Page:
Headline: Energy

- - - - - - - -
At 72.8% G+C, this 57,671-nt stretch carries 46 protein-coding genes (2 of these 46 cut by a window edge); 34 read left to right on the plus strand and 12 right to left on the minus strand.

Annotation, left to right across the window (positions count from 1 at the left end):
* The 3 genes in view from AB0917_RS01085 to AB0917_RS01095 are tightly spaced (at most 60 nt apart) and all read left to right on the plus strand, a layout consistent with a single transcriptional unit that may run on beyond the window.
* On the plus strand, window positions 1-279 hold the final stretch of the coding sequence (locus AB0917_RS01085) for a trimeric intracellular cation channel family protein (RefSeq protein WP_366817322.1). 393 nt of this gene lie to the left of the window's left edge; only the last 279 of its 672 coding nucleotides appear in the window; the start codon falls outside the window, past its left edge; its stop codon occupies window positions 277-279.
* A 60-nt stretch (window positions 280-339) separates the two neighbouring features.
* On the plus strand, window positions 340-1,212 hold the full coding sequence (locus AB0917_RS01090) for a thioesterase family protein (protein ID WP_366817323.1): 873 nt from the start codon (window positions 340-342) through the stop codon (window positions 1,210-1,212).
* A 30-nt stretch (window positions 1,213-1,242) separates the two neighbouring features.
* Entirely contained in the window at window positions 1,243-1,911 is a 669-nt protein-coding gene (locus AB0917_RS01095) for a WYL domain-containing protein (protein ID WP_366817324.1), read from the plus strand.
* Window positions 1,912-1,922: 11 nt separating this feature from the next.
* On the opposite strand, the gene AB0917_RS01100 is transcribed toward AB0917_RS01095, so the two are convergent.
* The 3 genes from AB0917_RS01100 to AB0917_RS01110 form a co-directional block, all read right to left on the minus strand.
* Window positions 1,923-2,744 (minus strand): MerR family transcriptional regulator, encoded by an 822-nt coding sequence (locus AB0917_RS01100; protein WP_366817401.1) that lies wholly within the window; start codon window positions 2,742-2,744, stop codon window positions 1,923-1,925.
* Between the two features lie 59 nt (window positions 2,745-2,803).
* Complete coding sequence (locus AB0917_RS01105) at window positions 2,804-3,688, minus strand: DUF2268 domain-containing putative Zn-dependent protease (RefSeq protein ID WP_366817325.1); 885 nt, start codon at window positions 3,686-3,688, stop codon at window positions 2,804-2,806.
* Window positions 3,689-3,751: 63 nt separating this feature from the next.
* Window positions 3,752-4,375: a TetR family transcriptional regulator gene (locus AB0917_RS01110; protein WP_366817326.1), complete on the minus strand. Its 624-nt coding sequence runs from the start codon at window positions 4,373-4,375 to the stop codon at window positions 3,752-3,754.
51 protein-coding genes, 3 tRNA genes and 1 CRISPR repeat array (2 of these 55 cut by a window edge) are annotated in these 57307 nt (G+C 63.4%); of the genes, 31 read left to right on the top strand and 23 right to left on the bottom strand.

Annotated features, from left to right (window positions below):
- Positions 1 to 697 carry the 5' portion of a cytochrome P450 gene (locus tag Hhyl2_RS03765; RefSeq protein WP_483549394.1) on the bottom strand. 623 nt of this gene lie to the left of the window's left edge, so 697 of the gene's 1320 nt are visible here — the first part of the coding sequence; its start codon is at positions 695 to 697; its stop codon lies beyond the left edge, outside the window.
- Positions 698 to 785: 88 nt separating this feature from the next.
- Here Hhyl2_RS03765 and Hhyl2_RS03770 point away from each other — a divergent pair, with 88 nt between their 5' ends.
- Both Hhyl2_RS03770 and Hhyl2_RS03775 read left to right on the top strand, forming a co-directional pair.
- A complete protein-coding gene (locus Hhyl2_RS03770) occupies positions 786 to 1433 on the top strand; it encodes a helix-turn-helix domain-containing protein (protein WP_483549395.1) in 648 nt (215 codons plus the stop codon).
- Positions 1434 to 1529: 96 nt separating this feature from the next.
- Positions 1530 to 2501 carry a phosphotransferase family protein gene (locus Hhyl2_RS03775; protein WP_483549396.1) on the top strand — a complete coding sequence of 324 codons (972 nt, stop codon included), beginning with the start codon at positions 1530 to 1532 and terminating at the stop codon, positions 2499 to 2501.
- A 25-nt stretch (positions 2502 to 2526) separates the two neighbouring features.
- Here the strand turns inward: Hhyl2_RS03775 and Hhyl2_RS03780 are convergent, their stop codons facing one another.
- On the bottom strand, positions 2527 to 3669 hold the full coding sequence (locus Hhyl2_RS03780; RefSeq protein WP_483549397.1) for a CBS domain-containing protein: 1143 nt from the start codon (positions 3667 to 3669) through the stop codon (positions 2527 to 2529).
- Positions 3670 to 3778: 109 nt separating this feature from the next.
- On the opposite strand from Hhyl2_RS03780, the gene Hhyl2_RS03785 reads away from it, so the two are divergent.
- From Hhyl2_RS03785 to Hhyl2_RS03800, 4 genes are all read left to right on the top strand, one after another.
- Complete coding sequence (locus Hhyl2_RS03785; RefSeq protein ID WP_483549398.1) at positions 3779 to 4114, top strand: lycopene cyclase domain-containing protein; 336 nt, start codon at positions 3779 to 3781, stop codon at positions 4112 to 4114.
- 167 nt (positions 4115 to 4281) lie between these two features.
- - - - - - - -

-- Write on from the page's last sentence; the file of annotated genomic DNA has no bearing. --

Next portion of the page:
The decarbonisation of the energy system is among the most important challenges of the twenty-first century. The energy sector accounts for approximately two thirds of global CO2 emissions. Hence, the development of a low-carbon energy supply based on renewable sources represents an essential entry-point in the fight against climate change. The deployment of renewable energy is also linked to important co-benefits, including improvements in air and water quality. But the energy transition is more than the development of new infrastructures and technologies; it entails far-reaching changes in society and the economy. It changes natural landscapes, drives the development of new social practices and ways of life, reassigns responsibilities, reshapes governance and political alliances, and redistributes power. In Germany, the energy transition has fostered the spread of energy cooperatives and other innovative organisational models. As a frontrunner in the transformation of its electricity system, Germany represents an important learning ground in the search for sustainable models of energy production and consumption.